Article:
It’s widely accepted that far too many teachers quit in their first few years of teaching. The government are pretty concerned about this as teacher shortages are poised to soar, with an expected 400,000 additional children due to make their way through the system over the next decade.
Currently almost half of the fully qualified teachers under the age of 60 are not working in the classroom, and so it seems sensible to ensure that as well as convincing new graduates to give teaching a punt, we make some sort of effort to convince those who’ve already given up a portion of their lives to qualifying as teachers to consider staying in the profession for a bit longer.
Most surveys of disgruntled teachers have cited unnecessary workload burdens as a fair part of the reason for why so many decide teaching is a less attractive career option than they first supposed.
Whilst it might be tempting for those who’ve dedicated their lives to advertising or commercial law to point to teachers’ generous paid holidays and dismiss us as whingers who don’t know we’re born, the truth is that few people – teachers included – mind hard work; but we do tend to resent pointless, time-consuming make-work tasks that appear to contribute little or nothing to children’s education.
The truth is that when work seems purposeful and allows for a sense of mastery and autonomy then it can be rewarding rather than soul-crushing.
The government’s plan to address the retention crisis is threefold: first, to address the workload issue; second, to try and find ways to make teaching more flexible; and third, to support new teachers with the Early Career Framework. All of these are great ideas – but there’s a real risk none will actually address the root cause.
And that root cause is? The horrible car crash of perverse incentives and weak school leadership. The cliff-edge accountability pressures of league tables and high stakes inspection make it seem desirable to find ways to game the system.
Such gaming, in turn, allows weak leaders to direct teachers to waste their time on things that are unlikely to enrich children’s lives. We know that a relatively small number of schools – so called ‘sausage factories’ – are responsible for a disproportionate number of teachers quitting the system.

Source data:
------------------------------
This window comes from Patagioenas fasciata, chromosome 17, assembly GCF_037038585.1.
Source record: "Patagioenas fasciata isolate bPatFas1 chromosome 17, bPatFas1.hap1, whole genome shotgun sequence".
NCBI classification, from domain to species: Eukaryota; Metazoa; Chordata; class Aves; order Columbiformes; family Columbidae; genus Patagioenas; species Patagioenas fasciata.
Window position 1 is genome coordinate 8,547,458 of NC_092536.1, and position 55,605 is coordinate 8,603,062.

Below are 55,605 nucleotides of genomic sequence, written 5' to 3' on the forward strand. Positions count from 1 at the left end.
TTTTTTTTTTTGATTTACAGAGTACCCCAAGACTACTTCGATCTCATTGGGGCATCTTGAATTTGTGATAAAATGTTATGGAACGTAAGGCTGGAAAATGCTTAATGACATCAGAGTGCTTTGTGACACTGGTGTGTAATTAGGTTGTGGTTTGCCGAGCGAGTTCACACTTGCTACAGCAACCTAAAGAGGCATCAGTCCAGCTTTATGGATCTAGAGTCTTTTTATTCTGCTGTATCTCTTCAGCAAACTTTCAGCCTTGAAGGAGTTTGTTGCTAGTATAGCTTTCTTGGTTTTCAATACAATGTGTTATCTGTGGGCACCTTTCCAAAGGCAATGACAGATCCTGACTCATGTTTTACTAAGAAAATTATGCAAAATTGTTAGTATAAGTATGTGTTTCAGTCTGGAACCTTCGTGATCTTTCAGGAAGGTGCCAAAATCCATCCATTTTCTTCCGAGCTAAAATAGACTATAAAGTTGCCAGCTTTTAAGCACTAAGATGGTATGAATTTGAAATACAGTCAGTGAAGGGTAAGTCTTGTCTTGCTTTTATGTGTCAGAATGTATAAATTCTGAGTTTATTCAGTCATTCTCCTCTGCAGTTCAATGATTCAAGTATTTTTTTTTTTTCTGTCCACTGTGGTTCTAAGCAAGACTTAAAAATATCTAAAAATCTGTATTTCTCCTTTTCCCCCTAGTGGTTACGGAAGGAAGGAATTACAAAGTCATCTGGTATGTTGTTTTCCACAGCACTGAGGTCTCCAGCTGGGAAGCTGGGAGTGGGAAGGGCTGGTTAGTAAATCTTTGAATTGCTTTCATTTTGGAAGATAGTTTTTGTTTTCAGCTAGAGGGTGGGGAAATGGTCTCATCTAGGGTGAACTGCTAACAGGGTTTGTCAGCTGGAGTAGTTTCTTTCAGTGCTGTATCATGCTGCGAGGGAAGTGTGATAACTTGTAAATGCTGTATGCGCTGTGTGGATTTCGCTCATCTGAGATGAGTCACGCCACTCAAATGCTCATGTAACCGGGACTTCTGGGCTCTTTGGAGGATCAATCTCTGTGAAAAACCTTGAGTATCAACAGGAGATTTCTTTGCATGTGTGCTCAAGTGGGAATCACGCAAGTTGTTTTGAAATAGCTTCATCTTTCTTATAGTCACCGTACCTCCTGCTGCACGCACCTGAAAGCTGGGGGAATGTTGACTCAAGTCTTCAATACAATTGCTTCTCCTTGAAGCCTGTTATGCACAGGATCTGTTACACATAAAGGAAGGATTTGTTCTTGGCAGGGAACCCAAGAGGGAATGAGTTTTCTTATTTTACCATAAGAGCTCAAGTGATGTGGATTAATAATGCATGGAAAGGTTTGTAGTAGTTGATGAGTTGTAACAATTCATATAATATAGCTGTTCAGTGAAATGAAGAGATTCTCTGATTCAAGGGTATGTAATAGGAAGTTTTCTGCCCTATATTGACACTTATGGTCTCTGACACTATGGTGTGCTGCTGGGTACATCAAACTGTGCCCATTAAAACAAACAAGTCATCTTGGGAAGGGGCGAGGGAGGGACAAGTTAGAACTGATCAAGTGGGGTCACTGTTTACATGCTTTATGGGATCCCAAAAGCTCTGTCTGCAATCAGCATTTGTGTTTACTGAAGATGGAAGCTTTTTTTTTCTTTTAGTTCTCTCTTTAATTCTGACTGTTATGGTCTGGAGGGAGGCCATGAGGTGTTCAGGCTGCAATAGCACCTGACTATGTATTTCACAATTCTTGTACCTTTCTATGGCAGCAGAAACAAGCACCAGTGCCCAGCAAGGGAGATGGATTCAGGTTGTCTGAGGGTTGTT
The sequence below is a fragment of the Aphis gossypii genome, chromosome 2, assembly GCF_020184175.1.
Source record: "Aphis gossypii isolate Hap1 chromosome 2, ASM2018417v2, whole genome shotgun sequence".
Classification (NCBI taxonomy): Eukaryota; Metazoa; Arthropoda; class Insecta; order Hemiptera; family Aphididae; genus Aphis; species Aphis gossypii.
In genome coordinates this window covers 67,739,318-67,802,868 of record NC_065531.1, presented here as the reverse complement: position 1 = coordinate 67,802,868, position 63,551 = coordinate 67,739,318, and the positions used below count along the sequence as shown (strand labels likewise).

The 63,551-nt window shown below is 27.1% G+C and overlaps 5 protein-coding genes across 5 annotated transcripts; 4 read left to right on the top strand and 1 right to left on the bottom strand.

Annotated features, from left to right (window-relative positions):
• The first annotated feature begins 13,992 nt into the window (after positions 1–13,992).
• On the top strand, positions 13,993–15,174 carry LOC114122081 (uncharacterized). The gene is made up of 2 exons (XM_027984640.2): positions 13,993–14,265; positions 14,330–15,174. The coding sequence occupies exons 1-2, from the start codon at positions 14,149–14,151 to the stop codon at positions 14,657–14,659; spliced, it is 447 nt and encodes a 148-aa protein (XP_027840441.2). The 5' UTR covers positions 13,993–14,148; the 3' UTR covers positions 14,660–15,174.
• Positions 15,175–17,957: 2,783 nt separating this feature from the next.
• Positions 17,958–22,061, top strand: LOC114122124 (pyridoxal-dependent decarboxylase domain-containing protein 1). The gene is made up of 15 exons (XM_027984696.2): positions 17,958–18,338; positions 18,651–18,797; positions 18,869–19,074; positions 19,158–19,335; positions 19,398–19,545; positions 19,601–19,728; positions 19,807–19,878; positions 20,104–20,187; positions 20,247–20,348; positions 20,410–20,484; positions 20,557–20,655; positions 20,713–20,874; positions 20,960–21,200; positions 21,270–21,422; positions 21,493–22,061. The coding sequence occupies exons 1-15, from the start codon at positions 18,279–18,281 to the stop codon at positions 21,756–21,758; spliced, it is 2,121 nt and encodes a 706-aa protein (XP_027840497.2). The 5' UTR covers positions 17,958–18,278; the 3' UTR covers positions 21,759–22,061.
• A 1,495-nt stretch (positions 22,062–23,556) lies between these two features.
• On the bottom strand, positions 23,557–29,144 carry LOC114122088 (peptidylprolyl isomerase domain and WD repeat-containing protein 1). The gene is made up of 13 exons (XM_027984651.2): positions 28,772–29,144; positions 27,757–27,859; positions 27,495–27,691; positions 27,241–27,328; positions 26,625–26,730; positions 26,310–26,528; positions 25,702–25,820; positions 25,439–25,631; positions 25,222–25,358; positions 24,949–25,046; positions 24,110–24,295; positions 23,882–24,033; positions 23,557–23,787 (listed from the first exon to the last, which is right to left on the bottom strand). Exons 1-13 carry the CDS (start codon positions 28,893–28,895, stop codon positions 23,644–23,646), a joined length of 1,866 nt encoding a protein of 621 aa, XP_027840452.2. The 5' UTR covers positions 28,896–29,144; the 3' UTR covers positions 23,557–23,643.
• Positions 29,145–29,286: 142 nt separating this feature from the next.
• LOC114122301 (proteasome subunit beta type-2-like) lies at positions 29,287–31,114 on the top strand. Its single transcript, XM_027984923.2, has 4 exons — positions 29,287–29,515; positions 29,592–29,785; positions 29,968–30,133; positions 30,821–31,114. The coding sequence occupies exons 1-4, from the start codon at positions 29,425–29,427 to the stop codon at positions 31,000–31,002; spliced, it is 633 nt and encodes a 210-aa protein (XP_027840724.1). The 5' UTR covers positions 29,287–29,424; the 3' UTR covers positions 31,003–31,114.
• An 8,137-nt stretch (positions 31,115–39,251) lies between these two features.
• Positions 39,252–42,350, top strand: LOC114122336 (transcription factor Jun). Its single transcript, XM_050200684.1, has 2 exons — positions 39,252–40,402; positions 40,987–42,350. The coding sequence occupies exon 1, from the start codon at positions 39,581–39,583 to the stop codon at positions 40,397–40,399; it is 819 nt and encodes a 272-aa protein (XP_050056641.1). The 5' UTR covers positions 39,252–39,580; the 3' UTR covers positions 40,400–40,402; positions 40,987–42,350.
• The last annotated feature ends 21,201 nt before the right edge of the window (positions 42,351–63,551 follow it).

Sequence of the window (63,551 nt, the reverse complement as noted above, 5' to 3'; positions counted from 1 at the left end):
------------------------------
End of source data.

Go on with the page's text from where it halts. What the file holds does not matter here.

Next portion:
As teachers are such a precious and hard to replace resource, such wastage is criminally irresponsible – and unless school leaders are directly held to account we’re unlikely to be able to deal with it.
One approach would be to make staff turnover part of Ofsted’s judgement on the quality of leadership and management in a school – when too many teachers leave a school it should prompt some fairly searching questions about why this is going on and what the school is trying to do to retain its most valuable asset.
And this is the key point: teachers are a valuable asset. As teacher shortages start to bite over the coming years, teachers will – or certainly should – become increasingly aware of their own worth and refuse to tolerate poor leadership.
If this school is forcing you to waste your precious time on soul-deadening guff then the school across town will welcome you with open arms.
Teachers must start to ask hard questions about the management ethos in schools, and schools will – if they have any sense – compete in presenting themselves as enlightened regimes where individuality is valued and hard work is not taken for granted.
In such a system, teachers will demand – and so should schools – that the wonderful spirit of the Early Career Framework is made flesh and that teachers are nurtured, challenged and genuinely supported. Not to do so is to be complicit in a scandal.
David Didau is an independent education consultant and writer. He blogs at learningspy.co.uk and is the author of several books, the latest of which is Making Kids Cleverer: A Manifesto for Closing the Advantage Gap (Crown House).
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